January 2, 2018; Advanced Television
What do the following organizations have in common: the National Rural Education Association; the American Pain Relief Institute; the Schools, Health & Libraries Broadband (SHLB) Coalition; and Microsoft? These four, plus a few more groups, have formed a new advocacy coalition called Connect Americans Now (CAN).
Bringing broadband to rural areas that typically lack this common technology is their common interest. Rural residents and providers from many sectors, from education to telemedicine to precision agriculture, feel the impact of a lack of widespread broadband. This link connects to a map showing broadband coverage by county.
Richard Cullen, executive director of CAN, states that “without broadband, millions of students struggle to keep up with their assignments.” CAN’s website states, “34 million Americans lack an affordable and reliable broadband connection. Of these, 23.4 million live in rural areas.”
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Why does this matter? It continues to be a challenge in the US (and globally) to provide broadband to rural areas, since Internet providers are concerned with recovering their financial investment in building the necessary networks. Upon comparing the use of tablets, smartphones, and laptop computers across rural, suburban, and urban areas, rural areas consistently show lower usage as a result of limited broadband, according to a PEW Research survey cited on CAN’s website.
CAN’s goal is to organize local coalitions in several states, including Kansas, North Dakota, South Dakota, Oregon, and Wisconsin, to educate rural stakeholders regarding long-range wireless broadband using TV white spaces. This process involves allowing unused yet powerful bandwidth on a lower frequency (700 MHz) to be available on an unlicensed basis. According to CAN, wireless signals in this lower range can travel over hills and better penetrate walls, which is very useful for connecting the “last mile” of broadband access. Basically, this combines wired and wireless technology to reach the rural resident.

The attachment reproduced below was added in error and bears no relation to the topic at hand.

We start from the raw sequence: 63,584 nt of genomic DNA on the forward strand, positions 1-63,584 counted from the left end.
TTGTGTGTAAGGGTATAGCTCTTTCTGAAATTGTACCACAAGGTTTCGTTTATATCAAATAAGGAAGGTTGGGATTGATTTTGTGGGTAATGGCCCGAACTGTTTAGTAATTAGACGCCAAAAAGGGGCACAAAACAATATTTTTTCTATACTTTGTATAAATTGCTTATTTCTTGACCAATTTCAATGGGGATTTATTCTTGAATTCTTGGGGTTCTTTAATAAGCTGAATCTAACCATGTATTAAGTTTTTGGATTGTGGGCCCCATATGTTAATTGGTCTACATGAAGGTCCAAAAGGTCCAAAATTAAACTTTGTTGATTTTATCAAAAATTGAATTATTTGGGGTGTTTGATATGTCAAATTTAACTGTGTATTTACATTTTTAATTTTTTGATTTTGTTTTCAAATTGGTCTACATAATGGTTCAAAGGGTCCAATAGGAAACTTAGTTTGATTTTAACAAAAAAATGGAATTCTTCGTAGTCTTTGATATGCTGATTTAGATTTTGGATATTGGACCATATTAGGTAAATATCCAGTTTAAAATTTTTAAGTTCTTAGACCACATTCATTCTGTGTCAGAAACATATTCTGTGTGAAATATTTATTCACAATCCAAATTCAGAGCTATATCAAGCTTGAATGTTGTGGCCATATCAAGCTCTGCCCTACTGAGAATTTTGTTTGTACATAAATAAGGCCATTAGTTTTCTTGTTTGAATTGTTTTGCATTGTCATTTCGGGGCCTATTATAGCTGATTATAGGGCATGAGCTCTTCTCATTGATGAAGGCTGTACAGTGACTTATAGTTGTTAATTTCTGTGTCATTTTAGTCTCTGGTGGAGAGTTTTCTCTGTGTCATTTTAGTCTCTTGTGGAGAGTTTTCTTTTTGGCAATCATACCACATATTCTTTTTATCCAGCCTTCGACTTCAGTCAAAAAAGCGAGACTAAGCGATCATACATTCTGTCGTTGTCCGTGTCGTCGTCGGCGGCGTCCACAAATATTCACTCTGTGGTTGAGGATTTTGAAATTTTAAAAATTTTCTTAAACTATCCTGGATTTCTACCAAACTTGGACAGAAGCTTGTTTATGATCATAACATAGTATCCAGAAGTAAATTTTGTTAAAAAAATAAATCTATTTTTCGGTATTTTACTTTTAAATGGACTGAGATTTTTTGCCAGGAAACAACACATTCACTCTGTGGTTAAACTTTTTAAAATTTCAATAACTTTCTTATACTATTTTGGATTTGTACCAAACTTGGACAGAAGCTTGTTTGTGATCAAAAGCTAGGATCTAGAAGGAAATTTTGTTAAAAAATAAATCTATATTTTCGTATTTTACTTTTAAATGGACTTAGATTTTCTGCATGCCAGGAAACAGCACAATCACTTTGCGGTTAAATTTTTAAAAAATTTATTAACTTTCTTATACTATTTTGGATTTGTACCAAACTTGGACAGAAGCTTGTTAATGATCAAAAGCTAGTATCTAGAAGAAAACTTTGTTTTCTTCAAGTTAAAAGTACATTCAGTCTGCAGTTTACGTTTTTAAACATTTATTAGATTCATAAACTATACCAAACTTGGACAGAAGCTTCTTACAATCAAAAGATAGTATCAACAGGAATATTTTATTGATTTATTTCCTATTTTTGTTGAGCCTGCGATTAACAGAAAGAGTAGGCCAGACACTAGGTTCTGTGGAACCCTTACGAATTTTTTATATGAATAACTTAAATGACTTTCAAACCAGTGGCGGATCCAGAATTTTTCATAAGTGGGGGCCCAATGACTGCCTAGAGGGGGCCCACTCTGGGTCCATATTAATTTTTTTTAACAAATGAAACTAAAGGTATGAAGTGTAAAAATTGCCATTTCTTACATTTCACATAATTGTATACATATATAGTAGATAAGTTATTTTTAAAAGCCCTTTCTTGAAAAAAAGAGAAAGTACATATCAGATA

Broadband impacts rural quality of life in a number of ways:
- Small Business and Nonprofits: This rural digital divide creates additional obstacles to rural small business wanting to expand their customer base. Many nonprofits in such rural areas are often left to communicate with clients or other stakeholders without reliable internet, by either the nonprofit or the stakeholders.
- Healthcare: Telemedicine is increasingly being seen as an option for reaching underserved patients and rural hospitals, for connecting with specialists, and for monitoring device. Without reliable broadband, those rural areas that would benefit most are unable to connect.
- Agriculture: Farmers using remote monitoring equipment are able to increase the efficiency of their irrigation, known as precision agriculture, or to potentially connect to new customer bases.
- Workforce Development: Rural job seekers can use cloud-based training to improve skills or seek opportunities such as remote teleworking.
- Government Services: From Social Security to FAFSA, government services are increasing available via online portals, which can be unavailable to rural households.
The goal is to bring affordable and reliable broadband to rural Americans by 2022. CAN will be advocating that the FCC remove some of the regulatory obstacles to ensure that a wider spectrum is available. An interesting side note: It remains to be seen how rescinding net neutrality will specifically impact rural areas and Internet service.—Jeanne Allen